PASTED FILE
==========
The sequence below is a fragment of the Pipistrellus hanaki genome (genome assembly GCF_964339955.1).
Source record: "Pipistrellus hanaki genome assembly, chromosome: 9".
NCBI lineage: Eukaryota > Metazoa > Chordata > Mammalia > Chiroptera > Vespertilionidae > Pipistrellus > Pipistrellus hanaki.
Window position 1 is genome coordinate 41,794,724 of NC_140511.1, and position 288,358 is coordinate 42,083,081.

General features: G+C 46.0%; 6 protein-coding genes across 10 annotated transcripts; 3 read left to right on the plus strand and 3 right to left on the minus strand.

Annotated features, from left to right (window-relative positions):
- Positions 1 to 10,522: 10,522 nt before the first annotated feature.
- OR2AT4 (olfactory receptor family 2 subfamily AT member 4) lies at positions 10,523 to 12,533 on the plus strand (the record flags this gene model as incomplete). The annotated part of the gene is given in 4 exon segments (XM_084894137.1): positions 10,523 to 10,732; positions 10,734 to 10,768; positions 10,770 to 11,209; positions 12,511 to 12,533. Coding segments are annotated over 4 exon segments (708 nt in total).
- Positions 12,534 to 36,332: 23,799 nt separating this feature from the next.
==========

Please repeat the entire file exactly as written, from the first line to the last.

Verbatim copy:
The sequence below is a fragment of the Pipistrellus hanaki genome (genome assembly GCF_964339955.1).
Source record: "Pipistrellus hanaki genome assembly, chromosome: 9".
NCBI lineage: Eukaryota > Metazoa > Chordata > Mammalia > Chiroptera > Vespertilionidae > Pipistrellus > Pipistrellus hanaki.
Window position 1 is genome coordinate 41,794,724 of NC_140511.1, and position 288,358 is coordinate 42,083,081.

General features: G+C 46.0%; 6 protein-coding genes across 10 annotated transcripts; 3 read left to right on the plus strand and 3 right to left on the minus strand.

Annotated features, from left to right (window-relative positions):
- Positions 1 to 10,522: 10,522 nt before the first annotated feature.
- OR2AT4 (olfactory receptor family 2 subfamily AT member 4) lies at positions 10,523 to 12,533 on the plus strand (the record flags this gene model as incomplete). The annotated part of the gene is given in 4 exon segments (XM_084894137.1): positions 10,523 to 10,732; positions 10,734 to 10,768; positions 10,770 to 11,209; positions 12,511 to 12,533. Coding segments are annotated over 4 exon segments (708 nt in total).
- Positions 12,534 to 36,332: 23,799 nt separating this feature from the next.